This Literature quiz is called 'An Inspector Calls - Dialogue' and it has been written by teachers to help you if you are studying the subject at high school. Playing educational quizzes is a user-friendly way to learn if you are in the 9th or 10th grade - aged 14 to 16.
It costs only $12.50 per month to play this quiz and over 3,500 others that help you with your school work. You can subscribe on the page at Join Us
This high school English Literature quiz looks at the dialog in JB Priestley's play, An Inspector Calls.
Dialog is another word for speech, or, more specifically, a conversation between characters. In a play, such as An Inspector Calls, the majority of the text consists of dialog. Each character has a unique manner of speech which can be easily distinguished from that of other characters. Most of the dialog is in the form of the Inspector’s interrogation of the Birling family and Gerald. The private conversations which take place without the Inspector being present are also very informative, as are the conversations between characters following the many revelations brought about by the Inspector’s questions.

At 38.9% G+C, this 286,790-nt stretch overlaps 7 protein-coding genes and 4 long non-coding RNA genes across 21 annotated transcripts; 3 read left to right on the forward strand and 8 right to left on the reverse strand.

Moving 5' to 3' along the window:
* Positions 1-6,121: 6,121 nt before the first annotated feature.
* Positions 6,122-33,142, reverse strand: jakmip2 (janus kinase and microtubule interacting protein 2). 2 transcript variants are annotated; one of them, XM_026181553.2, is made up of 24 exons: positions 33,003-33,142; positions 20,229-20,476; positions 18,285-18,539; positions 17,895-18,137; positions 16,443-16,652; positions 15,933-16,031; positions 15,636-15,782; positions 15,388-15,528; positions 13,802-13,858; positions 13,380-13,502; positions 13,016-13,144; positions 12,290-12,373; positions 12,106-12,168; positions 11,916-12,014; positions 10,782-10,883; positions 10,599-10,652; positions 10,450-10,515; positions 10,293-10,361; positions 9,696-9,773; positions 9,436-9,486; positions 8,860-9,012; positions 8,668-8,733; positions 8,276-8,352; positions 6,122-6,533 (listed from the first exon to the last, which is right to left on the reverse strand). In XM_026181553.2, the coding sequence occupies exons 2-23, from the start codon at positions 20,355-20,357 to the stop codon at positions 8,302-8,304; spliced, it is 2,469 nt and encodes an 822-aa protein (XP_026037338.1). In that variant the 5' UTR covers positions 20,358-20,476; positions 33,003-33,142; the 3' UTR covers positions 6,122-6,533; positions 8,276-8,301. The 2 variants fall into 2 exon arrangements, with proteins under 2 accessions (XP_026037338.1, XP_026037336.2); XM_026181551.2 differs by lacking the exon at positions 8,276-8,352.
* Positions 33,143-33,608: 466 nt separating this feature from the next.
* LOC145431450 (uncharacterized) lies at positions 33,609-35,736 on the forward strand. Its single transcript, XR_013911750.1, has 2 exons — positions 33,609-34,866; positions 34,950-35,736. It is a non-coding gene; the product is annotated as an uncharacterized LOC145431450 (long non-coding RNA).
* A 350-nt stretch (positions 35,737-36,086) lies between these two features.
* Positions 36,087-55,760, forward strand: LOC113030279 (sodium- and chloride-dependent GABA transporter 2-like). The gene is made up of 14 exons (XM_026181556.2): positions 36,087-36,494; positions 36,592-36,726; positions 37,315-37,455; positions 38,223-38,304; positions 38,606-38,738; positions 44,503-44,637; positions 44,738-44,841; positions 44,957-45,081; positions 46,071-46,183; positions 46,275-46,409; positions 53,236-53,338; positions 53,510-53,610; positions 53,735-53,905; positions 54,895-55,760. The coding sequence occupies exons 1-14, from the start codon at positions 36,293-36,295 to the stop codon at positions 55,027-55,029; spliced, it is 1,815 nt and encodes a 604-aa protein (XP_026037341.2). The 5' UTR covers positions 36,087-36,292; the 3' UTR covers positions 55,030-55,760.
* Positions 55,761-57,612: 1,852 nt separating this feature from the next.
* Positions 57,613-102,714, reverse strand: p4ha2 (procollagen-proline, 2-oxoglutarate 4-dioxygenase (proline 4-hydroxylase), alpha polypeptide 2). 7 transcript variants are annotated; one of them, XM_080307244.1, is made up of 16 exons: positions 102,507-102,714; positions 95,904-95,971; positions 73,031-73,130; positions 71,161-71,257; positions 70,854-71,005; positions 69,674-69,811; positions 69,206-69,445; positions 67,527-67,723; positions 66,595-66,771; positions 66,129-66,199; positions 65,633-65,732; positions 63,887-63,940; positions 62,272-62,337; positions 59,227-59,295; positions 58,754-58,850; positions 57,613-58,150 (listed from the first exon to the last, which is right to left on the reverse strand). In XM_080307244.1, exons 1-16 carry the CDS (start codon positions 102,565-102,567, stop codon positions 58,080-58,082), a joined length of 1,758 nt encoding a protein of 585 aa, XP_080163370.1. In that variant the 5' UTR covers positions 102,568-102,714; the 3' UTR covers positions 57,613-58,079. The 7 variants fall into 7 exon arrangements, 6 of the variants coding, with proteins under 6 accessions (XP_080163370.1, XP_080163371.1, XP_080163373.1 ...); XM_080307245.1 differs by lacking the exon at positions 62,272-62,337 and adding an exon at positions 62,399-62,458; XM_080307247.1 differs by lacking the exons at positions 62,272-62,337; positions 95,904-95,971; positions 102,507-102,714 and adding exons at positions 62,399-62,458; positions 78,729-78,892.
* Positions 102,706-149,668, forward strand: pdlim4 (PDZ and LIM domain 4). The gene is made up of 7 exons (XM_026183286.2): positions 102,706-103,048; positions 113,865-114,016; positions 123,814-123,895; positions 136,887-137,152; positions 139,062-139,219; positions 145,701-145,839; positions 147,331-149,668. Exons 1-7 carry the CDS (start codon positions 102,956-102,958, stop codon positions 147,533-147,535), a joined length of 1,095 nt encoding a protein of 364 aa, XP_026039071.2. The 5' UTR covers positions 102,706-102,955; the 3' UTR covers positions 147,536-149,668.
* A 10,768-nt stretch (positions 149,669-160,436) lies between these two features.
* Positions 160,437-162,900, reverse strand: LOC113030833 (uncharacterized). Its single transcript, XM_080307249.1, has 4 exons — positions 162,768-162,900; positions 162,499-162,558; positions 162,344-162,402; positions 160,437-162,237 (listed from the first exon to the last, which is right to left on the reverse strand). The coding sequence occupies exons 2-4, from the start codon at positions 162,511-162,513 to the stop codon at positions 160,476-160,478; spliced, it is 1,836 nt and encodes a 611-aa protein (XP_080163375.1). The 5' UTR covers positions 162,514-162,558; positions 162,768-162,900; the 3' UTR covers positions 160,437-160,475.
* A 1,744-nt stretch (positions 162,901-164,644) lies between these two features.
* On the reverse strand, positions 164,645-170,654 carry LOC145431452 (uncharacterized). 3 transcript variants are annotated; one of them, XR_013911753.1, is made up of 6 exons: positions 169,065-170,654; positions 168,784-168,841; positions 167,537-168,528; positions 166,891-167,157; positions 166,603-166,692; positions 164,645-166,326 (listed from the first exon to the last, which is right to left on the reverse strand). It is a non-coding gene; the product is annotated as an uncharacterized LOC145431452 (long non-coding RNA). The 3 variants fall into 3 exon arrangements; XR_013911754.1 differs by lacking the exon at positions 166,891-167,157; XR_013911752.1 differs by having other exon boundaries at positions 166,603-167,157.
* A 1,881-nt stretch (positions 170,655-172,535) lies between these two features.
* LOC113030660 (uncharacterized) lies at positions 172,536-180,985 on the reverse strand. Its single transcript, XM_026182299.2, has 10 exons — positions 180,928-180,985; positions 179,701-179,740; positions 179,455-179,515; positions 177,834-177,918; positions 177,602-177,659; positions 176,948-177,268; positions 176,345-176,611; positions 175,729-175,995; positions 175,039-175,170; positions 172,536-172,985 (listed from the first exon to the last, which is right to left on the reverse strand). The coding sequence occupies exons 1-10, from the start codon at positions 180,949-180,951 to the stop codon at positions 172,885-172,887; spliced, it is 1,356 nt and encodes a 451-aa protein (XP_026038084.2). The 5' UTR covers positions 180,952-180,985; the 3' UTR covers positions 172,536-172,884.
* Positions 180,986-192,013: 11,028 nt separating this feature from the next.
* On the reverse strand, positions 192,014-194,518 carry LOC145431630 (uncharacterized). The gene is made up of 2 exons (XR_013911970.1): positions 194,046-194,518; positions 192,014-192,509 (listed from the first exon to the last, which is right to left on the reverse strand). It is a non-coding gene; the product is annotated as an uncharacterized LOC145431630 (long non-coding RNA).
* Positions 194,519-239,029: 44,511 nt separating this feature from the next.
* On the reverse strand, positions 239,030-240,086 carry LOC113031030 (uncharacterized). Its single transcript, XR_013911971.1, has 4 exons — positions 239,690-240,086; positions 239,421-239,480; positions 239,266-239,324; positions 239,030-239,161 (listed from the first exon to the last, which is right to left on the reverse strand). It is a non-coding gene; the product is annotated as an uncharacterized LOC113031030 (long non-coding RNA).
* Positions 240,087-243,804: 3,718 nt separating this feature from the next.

You can learn a great deal about characters through dialog. Pay attention to how different characters speak, the words they use, how they address others, and how their speech changes according to different situations or conversational partners.
You can also learn more about the story, including events which happened before the story begins, and how characters expect to see future events unfold.
When preparing for a literature exam, it can be very useful to memorize dialog. You can create a bank of useful quotations to illustrate characteristics, turning points for a character or in the plot, or important themes.
The quiz below focusses on knowing who is speaking each of these lines. When answering the questions, think carefully about the significance of the lines. What do they tell us about the character who speaks them? If you can’t imagine another character speaking the same words, ask yourself why? Other points to consider is whether the dialog gives us information about the person being addressed, or whether it foreshadows or explain later events.